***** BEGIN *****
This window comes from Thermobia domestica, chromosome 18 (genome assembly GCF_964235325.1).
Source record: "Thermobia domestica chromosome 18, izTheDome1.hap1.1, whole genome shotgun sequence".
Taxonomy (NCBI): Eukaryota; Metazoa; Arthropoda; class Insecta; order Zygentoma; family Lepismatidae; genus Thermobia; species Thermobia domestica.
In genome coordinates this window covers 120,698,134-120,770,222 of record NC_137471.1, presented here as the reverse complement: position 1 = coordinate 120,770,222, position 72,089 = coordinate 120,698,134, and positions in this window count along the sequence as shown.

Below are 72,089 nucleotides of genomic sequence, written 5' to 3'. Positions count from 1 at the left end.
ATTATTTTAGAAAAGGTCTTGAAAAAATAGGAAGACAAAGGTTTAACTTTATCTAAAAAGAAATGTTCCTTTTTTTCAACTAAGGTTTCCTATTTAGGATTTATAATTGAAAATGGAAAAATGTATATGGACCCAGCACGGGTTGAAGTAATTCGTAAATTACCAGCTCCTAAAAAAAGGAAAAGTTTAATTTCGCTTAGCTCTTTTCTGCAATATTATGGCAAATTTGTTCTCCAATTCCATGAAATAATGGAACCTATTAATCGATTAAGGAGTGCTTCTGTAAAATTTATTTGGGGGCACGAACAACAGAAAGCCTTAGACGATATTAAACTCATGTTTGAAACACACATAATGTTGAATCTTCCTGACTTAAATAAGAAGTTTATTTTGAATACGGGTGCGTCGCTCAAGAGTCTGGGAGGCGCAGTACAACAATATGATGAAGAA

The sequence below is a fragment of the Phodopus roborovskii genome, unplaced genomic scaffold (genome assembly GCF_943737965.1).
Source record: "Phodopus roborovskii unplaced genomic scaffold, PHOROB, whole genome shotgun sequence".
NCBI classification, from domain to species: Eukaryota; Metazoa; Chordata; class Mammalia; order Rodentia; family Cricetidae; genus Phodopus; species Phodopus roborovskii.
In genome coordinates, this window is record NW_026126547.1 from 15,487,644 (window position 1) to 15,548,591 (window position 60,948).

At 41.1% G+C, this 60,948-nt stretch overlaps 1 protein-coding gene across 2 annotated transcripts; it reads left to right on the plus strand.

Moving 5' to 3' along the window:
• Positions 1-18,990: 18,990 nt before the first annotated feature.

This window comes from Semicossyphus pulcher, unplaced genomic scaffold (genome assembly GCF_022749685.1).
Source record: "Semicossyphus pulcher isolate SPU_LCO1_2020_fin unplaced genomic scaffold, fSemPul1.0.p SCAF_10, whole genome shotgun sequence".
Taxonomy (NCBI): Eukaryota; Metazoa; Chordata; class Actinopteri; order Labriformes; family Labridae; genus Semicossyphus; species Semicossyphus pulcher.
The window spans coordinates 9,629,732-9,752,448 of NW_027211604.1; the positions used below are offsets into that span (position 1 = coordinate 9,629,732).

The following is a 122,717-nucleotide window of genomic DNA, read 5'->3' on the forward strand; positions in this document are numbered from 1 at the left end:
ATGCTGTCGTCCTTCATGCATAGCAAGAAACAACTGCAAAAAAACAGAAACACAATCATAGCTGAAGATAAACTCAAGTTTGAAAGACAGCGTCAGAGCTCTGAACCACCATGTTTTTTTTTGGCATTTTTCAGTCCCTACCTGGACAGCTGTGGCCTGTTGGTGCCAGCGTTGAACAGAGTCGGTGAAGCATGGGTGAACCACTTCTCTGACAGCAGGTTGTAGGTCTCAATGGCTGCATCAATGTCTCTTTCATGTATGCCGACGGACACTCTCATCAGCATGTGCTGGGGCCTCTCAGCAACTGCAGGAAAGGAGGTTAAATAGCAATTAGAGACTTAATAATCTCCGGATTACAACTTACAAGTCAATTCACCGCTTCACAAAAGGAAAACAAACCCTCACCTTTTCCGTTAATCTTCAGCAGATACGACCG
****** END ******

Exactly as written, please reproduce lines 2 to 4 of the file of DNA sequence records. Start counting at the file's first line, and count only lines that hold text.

Source record: "Thermobia domestica chromosome 18, izTheDome1.hap1.1, whole genome shotgun sequence".
Taxonomy (NCBI): Eukaryota; Metazoa; Arthropoda; class Insecta; order Zygentoma; family Lepismatidae; genus Thermobia; species Thermobia domestica.
In genome coordinates this window covers 120,698,134-120,770,222 of record NC_137471.1, presented here as the reverse complement: position 1 = coordinate 120,770,222, position 72,089 = coordinate 120,698,134, and positions in this window count along the sequence as shown.